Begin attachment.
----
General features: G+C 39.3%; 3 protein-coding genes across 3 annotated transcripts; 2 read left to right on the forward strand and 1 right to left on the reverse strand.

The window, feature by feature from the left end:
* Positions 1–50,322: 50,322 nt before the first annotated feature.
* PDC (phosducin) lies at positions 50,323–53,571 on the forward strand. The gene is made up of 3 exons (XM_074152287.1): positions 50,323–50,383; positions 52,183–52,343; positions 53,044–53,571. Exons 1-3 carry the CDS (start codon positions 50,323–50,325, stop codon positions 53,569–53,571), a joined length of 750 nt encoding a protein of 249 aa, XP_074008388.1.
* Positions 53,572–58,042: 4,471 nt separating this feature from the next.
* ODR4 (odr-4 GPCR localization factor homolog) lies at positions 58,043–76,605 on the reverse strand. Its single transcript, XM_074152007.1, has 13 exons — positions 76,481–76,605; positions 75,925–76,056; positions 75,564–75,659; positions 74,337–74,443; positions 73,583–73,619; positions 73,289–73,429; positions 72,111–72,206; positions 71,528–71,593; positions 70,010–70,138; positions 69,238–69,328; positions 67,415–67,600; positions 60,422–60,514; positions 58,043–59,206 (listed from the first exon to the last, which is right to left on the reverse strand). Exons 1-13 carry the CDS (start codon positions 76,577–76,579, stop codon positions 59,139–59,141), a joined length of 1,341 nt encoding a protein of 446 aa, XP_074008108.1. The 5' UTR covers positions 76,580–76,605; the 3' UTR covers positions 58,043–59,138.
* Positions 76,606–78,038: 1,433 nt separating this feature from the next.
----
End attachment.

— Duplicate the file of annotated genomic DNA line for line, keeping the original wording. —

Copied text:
General features: G+C 39.3%; 3 protein-coding genes across 3 annotated transcripts; 2 read left to right on the forward strand and 1 right to left on the reverse strand.

The window, feature by feature from the left end:
* Positions 1–50,322: 50,322 nt before the first annotated feature.
* PDC (phosducin) lies at positions 50,323–53,571 on the forward strand. The gene is made up of 3 exons (XM_074152287.1): positions 50,323–50,383; positions 52,183–52,343; positions 53,044–53,571. Exons 1-3 carry the CDS (start codon positions 50,323–50,325, stop codon positions 53,569–53,571), a joined length of 750 nt encoding a protein of 249 aa, XP_074008388.1.
* Positions 53,572–58,042: 4,471 nt separating this feature from the next.
* ODR4 (odr-4 GPCR localization factor homolog) lies at positions 58,043–76,605 on the reverse strand. Its single transcript, XM_074152007.1, has 13 exons — positions 76,481–76,605; positions 75,925–76,056; positions 75,564–75,659; positions 74,337–74,443; positions 73,583–73,619; positions 73,289–73,429; positions 72,111–72,206; positions 71,528–71,593; positions 70,010–70,138; positions 69,238–69,328; positions 67,415–67,600; positions 60,422–60,514; positions 58,043–59,206 (listed from the first exon to the last, which is right to left on the reverse strand). Exons 1-13 carry the CDS (start codon positions 76,577–76,579, stop codon positions 59,139–59,141), a joined length of 1,341 nt encoding a protein of 446 aa, XP_074008108.1. The 5' UTR covers positions 76,580–76,605; the 3' UTR covers positions 58,043–59,138.
* Positions 76,606–78,038: 1,433 nt separating this feature from the next.